By the Associated Press
The top infectious-disease expert in the United States is warning that smaller U.S. cities are about to witness the rapid acceleration in coronavirus cases that New York is seeing.
Dr. Anthony Fauci said on ABC’s “Good Morning America” that New Orleans and Detroit are showing signs that “they’re going to take off,” and other, smaller cities are “percolating.”
Fauci’s warning comes a day after President Donald Trump braced the nation for a death toll that could exceed 100,000 people. Trump extended restrictive social distancing guidelines through April 30, bowing to public health experts who presented him with even more dire projections for the expanding coronavirus pandemic.
Here are some of AP’s top stories Monday on the world’s coronavirus pandemic. Follow APNews.com/VirusOutbreak for updates through the day and APNews.com/UnderstandingtheOutbreak for stories explaining some of its complexities.
WHAT’S HAPPENING TODAY:
— A Dutch museum that is closed to prevent the spread of the coronavirus says a painting by Vincent van Gogh was stolen in a smash-and-grab raid overnight. The Singer Laren museum east of Amsterdam says “Spring Garden” by the Dutch master was stolen early Monday.
— The U.S. surpassed 125,000 cases and about 43% of those are in New York state. Testing is one reason. Doctors can’t detect an infection if they don’t look for it, and New York has been doing more testing than anywhere in the country.
—Russian President Vladimir Putin says the country has managed to slow down the spread of coronavirus but should be prepared for contagions to quickly grow.
— State and local leaders in the U.S. are struggling to navigate inconsistent federal guidance and fierce political tribalism that is complicating their responses to the coronavirus outbreak.
— An exclusive data analysis from AP finds that more than a third of counties across the U.S. still haven’t reported a positive test result for infection across what are predominantly poor, rural areas.
— The sudden rise in the number of virus cases in Tokyo and the government’s strong actions immediately after the Olympic postponement have raised questions in parliament and among citizens about whether Japan understated the extent of the outbreak and delayed enforcement of social distancing measures while clinging to hopes that the games would start on July 24 as scheduled.
WHAT YOU NEED TO KNOW:
For most people, the coronavirus causes mild or moderate symptoms, such as fever and cough that clear up in two to three weeks. For some, especially older adults and people with existing health problems, it can cause more severe illness, including pneumonia and death. The vast majority of people recover.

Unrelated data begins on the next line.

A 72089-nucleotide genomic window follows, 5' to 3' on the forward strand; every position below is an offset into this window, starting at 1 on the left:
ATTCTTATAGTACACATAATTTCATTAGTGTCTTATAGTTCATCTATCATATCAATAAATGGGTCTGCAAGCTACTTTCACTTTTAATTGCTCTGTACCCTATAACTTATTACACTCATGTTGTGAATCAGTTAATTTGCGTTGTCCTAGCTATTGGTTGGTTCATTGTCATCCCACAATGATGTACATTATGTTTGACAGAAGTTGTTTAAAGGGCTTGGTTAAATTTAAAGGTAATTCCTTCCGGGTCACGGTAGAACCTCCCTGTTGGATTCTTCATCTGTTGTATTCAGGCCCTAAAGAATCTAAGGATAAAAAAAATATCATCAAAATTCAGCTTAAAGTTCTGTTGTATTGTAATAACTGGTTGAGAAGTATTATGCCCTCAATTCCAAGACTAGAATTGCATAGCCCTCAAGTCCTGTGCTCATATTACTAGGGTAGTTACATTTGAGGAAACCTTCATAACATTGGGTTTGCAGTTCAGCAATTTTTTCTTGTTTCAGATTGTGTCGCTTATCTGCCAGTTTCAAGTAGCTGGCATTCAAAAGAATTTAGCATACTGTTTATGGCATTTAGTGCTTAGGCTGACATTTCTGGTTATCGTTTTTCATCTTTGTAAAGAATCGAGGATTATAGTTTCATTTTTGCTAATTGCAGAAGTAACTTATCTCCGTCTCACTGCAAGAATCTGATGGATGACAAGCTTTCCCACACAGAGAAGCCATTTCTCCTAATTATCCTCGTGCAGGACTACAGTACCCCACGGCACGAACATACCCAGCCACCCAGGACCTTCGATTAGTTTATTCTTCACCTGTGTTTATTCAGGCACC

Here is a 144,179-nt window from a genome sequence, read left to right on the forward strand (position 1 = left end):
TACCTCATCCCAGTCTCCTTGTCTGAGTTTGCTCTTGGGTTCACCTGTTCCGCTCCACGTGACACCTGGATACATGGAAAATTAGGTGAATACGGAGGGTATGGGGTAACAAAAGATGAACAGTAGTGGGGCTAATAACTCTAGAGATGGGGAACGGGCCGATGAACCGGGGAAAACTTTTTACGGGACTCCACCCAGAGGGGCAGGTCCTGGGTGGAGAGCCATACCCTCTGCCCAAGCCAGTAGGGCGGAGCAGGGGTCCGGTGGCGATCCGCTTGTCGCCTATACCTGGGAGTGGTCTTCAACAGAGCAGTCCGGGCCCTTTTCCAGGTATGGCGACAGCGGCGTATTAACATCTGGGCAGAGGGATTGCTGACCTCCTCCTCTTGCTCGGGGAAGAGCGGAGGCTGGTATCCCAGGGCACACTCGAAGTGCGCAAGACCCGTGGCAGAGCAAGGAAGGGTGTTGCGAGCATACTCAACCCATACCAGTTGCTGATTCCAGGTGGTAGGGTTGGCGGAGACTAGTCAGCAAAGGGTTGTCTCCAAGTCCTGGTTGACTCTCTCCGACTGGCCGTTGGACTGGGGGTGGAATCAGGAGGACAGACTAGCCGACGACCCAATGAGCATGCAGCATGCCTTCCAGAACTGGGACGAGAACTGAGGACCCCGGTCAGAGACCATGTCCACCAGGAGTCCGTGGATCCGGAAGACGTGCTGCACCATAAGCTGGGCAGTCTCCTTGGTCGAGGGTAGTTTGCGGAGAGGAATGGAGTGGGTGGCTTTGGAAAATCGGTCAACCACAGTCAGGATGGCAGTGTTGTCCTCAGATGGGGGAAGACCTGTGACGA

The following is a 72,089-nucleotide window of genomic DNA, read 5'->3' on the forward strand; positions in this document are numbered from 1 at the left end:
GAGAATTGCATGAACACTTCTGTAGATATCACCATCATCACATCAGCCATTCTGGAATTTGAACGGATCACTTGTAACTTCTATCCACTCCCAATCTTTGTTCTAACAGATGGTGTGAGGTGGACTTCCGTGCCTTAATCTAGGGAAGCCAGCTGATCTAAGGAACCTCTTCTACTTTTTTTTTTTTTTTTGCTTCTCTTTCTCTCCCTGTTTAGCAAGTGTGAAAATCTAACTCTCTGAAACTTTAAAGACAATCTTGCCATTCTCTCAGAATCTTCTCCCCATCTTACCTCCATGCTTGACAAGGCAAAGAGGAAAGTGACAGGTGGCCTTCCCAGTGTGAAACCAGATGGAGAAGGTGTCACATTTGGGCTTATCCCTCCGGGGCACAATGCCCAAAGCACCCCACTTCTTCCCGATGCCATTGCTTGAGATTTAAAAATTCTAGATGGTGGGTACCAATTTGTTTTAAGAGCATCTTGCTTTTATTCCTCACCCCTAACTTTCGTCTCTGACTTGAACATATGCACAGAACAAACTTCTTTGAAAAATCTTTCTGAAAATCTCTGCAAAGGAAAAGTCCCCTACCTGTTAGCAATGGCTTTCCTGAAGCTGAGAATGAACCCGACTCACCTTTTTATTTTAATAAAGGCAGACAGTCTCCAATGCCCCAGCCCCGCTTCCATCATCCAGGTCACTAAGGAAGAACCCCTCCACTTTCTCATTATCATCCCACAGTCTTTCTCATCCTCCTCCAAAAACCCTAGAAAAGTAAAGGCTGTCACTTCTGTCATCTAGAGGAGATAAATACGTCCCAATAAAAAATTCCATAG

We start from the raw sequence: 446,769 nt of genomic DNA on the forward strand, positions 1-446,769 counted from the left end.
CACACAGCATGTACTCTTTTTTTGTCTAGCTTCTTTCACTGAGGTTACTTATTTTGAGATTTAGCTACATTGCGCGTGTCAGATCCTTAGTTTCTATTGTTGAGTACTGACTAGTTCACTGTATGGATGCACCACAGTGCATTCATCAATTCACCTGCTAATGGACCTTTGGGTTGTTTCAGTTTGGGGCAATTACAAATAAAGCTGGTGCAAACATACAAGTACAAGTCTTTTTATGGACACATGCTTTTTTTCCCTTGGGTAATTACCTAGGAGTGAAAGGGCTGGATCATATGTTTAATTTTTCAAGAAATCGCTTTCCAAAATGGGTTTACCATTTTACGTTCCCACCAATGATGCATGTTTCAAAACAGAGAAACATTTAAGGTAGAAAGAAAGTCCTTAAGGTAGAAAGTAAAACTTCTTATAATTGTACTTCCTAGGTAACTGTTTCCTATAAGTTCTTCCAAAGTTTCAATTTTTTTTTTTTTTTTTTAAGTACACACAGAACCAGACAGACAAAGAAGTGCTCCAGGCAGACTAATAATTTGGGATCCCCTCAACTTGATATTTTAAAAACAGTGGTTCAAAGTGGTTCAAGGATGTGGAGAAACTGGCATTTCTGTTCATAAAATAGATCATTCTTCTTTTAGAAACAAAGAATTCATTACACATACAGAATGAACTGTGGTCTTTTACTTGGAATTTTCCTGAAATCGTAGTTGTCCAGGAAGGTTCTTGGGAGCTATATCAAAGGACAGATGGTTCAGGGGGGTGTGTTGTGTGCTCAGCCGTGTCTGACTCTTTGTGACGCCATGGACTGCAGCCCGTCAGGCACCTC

Here are the symptoms of the virus compared with the common flu.
One of the best ways to prevent spread of the virus is washing your hands with soap and water. The U.S. Centers for Disease Control and Prevention recommends first washing with warm or cold water and then lathering soap for 20 seconds to get it on the backs of hands, between fingers and under fingernails before rinsing off.
You should wash your phone, too. Here’s how.
TRACKING THE VIRUS: Drill down and zoom in at the individual county level, and you can access numbers that will show you the situation where you are, and where loved ones or people you’re worried about live.
$20: Benchmark U.S. crude fell more than 6% and dropped below $20 per barrel at one point for the first time since early 2002. Oil started the year above $60, and prices have plunged on expectations that a weakened global economy will burn less fuel. The world is awash in oil, meanwhile, as producers continue to pull more of it out of the ground.
IN OTHER NEWS:
LIFE UNDERWATER: Submariners stealthily cruising the ocean deeps, purposefully shielded from above-water worries to focus on their top-secret missions of nuclear deterrence, may be among the last pockets of people anywhere who are still blissfully unaware of how the pandemic is turning life upside down.
TELL ME HOW TO WASH: Elmo, Rooster and Cookie Monster are doing their part to help keep kids safe during the pandemic. The beloved Sesame Street characters are featured in some of four new animated public service spots reminding young fans to take care while doing such things as washing hands and sneezing.